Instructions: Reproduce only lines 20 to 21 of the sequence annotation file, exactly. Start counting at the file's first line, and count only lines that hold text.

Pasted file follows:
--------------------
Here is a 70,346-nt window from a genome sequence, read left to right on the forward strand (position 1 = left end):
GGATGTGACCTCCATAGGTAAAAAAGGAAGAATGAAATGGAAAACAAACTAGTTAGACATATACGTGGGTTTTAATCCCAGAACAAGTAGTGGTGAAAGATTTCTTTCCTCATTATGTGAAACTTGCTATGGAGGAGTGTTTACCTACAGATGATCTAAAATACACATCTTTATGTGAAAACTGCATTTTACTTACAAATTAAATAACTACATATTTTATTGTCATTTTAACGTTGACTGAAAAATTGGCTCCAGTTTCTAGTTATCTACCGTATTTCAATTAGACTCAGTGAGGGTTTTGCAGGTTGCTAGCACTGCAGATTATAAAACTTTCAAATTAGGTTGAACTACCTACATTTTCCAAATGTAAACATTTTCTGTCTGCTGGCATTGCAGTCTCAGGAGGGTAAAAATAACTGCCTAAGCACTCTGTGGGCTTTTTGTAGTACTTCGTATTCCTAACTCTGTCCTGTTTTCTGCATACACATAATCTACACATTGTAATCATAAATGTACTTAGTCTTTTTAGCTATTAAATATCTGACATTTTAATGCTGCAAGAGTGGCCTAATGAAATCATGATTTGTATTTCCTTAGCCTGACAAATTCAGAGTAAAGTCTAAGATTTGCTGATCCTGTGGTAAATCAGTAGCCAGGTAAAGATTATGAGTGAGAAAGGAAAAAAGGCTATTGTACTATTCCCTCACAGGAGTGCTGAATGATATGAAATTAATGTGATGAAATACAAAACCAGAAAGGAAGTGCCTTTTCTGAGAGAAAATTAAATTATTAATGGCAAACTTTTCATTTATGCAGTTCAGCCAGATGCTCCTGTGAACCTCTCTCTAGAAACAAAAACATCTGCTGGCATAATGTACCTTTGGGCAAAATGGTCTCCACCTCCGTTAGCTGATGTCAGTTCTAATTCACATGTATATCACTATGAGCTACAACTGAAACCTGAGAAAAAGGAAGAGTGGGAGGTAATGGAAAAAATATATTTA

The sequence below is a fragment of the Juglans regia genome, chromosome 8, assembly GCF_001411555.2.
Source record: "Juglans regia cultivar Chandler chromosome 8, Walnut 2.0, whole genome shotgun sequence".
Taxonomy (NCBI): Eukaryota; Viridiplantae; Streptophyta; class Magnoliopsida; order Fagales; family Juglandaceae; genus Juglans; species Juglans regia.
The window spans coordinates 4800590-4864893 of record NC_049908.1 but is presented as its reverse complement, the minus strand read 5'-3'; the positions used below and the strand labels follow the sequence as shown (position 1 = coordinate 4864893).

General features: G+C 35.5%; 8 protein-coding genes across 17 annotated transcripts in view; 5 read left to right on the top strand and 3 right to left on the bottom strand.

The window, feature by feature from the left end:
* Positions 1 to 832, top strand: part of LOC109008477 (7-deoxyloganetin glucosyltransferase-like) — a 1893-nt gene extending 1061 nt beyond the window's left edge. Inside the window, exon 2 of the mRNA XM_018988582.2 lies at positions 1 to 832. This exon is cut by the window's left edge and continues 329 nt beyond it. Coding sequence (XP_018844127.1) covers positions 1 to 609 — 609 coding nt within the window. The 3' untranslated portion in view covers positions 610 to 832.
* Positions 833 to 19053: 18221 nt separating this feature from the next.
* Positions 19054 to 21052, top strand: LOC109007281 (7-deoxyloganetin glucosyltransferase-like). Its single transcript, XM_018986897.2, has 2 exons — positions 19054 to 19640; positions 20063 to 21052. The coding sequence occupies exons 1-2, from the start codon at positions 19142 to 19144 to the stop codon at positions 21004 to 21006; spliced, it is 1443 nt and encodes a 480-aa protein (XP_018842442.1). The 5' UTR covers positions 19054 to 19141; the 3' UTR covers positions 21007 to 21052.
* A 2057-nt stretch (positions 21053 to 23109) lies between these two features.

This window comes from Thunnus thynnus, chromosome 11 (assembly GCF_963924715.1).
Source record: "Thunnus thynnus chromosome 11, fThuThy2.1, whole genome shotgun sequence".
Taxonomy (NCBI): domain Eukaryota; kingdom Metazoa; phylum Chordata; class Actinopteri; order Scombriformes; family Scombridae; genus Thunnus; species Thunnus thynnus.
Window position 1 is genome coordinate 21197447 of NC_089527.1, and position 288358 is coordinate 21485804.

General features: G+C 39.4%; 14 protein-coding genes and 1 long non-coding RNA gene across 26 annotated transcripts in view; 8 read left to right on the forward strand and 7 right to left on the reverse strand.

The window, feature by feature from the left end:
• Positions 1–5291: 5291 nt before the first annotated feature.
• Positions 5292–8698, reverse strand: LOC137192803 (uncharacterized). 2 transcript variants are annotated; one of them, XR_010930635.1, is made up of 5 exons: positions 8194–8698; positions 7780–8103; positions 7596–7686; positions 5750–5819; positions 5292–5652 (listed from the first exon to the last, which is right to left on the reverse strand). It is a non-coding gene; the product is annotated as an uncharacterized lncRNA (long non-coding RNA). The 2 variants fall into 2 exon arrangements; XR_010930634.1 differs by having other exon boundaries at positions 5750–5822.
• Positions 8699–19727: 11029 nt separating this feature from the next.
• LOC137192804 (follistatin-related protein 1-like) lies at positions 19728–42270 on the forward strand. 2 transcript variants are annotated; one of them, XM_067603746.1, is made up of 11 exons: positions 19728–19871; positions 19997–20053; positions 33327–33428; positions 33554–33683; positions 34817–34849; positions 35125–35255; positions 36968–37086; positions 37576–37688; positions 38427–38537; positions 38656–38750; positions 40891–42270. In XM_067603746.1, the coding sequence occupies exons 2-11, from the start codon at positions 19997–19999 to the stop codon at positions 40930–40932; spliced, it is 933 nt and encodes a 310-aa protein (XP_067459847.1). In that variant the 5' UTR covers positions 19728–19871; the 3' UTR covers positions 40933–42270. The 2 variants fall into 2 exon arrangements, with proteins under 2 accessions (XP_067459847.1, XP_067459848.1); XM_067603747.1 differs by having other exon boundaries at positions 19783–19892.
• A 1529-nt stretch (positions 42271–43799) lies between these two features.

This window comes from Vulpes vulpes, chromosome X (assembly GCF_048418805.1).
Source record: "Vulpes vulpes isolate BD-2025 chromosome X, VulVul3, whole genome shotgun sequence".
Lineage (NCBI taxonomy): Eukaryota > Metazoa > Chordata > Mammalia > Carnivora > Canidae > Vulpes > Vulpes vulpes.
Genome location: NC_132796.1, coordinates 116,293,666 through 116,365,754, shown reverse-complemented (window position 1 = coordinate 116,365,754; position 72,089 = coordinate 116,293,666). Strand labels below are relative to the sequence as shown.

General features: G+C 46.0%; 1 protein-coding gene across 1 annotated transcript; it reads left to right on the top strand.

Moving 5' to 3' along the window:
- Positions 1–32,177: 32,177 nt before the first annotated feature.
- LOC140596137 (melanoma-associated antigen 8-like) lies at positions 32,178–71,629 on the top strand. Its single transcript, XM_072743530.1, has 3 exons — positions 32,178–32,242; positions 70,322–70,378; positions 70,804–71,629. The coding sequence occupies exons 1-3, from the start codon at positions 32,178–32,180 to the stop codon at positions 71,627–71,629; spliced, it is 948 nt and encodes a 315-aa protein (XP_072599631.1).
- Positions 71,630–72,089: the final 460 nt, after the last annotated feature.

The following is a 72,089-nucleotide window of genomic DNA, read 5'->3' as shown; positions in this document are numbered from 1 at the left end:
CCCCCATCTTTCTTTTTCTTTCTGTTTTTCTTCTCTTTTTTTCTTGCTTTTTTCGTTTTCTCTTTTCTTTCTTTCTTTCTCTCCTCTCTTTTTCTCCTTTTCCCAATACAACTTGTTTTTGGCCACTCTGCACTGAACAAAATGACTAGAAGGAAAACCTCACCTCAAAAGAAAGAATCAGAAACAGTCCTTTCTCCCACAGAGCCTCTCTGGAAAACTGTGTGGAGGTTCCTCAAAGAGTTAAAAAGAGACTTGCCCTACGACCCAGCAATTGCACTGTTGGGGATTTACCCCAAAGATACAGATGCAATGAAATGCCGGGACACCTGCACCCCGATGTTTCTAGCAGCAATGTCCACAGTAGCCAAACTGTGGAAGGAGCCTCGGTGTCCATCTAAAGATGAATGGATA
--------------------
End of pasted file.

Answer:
• Positions 5292–8698, reverse strand: LOC137192803 (uncharacterized). 2 transcript variants are annotated; one of them, XR_010930635.1, is made up of 5 exons: positions 8194–8698; positions 7780–8103; positions 7596–7686; positions 5750–5819; positions 5292–5652 (listed from the first exon to the last, which is right to left on the reverse strand). It is a non-coding gene; the product is annotated as an uncharacterized lncRNA (long non-coding RNA). The 2 variants fall into 2 exon arrangements; XR_010930634.1 differs by having other exon boundaries at positions 5750–5822.
• Positions 8699–19727: 11029 nt separating this feature from the next.